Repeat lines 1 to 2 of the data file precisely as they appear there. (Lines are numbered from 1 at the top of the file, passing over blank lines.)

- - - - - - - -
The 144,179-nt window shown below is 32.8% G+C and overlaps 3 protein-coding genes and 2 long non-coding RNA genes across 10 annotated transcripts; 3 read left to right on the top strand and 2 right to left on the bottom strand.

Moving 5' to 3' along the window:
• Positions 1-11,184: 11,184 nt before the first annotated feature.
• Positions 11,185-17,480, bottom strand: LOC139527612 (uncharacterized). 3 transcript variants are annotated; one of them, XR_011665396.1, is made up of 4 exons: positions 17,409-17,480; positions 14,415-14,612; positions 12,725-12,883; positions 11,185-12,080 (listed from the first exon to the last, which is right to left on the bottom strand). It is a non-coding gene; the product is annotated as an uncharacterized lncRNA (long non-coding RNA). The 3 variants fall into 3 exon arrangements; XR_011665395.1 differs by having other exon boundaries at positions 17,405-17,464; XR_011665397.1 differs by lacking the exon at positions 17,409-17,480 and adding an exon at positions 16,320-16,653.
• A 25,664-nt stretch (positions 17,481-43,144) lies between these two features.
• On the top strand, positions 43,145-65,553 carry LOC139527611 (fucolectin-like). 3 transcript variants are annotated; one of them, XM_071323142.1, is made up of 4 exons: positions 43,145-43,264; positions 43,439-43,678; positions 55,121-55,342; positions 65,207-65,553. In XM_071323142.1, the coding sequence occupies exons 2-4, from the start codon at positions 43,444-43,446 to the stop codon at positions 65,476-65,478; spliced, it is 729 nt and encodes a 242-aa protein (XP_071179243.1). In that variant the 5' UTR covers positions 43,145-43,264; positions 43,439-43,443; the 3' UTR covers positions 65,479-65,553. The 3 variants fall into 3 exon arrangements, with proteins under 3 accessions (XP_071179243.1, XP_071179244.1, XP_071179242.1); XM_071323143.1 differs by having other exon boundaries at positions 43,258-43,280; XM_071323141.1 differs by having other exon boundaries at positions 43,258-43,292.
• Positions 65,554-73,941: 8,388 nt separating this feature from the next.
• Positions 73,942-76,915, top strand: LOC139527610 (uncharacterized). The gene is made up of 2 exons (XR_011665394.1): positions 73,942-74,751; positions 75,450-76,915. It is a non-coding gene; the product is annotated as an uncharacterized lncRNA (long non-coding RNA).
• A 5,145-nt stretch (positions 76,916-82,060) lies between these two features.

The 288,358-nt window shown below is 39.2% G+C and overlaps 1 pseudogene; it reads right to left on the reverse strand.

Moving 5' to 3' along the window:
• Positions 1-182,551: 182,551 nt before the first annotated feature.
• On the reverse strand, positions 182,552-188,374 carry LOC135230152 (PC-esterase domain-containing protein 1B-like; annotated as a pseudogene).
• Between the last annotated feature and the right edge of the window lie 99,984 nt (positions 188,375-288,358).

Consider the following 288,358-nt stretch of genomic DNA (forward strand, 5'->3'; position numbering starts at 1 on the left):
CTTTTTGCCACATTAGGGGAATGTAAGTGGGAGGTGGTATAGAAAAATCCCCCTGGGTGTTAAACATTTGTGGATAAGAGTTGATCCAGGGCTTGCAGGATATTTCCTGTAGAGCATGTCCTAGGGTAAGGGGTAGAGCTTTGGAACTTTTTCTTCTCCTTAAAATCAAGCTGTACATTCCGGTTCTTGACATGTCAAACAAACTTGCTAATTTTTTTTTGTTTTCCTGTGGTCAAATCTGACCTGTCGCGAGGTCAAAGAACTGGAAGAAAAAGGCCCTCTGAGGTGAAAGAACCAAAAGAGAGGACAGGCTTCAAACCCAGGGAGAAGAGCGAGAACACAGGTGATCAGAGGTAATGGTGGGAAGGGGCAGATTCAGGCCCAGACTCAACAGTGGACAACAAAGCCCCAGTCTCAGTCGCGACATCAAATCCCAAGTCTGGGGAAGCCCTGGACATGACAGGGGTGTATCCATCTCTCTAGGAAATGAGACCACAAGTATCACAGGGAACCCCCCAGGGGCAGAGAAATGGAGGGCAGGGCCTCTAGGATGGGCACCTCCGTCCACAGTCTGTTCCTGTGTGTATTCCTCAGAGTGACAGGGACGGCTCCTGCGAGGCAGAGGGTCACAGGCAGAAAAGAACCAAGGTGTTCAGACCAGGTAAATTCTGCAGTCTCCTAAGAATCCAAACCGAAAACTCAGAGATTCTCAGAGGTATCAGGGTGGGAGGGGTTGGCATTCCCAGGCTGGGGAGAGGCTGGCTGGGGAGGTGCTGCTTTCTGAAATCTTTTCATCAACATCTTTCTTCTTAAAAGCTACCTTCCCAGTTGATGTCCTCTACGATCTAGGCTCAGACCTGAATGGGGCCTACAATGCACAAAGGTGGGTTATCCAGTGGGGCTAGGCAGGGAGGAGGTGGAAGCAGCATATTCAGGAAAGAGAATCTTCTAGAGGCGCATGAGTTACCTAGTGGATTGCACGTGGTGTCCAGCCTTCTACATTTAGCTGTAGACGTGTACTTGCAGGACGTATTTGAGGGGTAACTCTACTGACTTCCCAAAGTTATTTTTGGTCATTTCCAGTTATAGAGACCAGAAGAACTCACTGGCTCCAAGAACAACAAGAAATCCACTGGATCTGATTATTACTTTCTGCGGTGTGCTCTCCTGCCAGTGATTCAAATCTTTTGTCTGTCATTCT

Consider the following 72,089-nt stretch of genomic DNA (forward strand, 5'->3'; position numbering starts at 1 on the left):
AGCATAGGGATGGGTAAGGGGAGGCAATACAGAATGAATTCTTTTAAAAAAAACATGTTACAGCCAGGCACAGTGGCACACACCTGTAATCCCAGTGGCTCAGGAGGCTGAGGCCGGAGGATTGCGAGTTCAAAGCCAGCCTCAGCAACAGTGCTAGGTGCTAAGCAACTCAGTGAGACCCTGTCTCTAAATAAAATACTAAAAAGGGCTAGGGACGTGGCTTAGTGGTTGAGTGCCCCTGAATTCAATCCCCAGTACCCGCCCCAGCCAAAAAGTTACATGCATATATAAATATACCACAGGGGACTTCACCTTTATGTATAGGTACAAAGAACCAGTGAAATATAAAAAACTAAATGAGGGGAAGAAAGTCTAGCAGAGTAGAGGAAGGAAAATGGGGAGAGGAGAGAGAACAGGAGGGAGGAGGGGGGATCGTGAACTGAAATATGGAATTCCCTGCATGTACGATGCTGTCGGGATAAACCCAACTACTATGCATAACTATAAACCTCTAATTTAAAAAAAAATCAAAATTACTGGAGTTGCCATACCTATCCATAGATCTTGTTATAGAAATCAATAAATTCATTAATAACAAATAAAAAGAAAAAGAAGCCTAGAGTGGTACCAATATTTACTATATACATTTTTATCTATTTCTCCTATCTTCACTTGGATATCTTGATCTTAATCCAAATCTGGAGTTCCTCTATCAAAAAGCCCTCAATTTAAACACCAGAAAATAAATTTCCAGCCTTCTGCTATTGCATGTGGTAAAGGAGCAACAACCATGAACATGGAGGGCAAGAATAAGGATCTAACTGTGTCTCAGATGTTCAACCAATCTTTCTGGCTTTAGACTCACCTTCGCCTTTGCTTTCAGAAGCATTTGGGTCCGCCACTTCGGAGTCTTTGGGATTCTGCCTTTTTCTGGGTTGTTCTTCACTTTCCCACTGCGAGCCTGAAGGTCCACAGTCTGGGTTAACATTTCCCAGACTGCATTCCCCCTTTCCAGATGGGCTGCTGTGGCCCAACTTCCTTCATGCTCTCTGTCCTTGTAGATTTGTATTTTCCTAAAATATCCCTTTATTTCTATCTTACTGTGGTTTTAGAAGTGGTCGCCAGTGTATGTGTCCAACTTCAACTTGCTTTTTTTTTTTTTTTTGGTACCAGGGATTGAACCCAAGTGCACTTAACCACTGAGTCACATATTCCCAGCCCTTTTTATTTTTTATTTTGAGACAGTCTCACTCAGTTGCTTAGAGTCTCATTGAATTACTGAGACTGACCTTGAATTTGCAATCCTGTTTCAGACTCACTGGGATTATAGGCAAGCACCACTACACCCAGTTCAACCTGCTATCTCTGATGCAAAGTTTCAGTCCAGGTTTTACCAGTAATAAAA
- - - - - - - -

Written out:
The 144,179-nt window shown below is 32.8% G+C and overlaps 3 protein-coding genes and 2 long non-coding RNA genes across 10 annotated transcripts; 3 read left to right on the top strand and 2 right to left on the bottom strand.

Moving 5' to 3' along the window: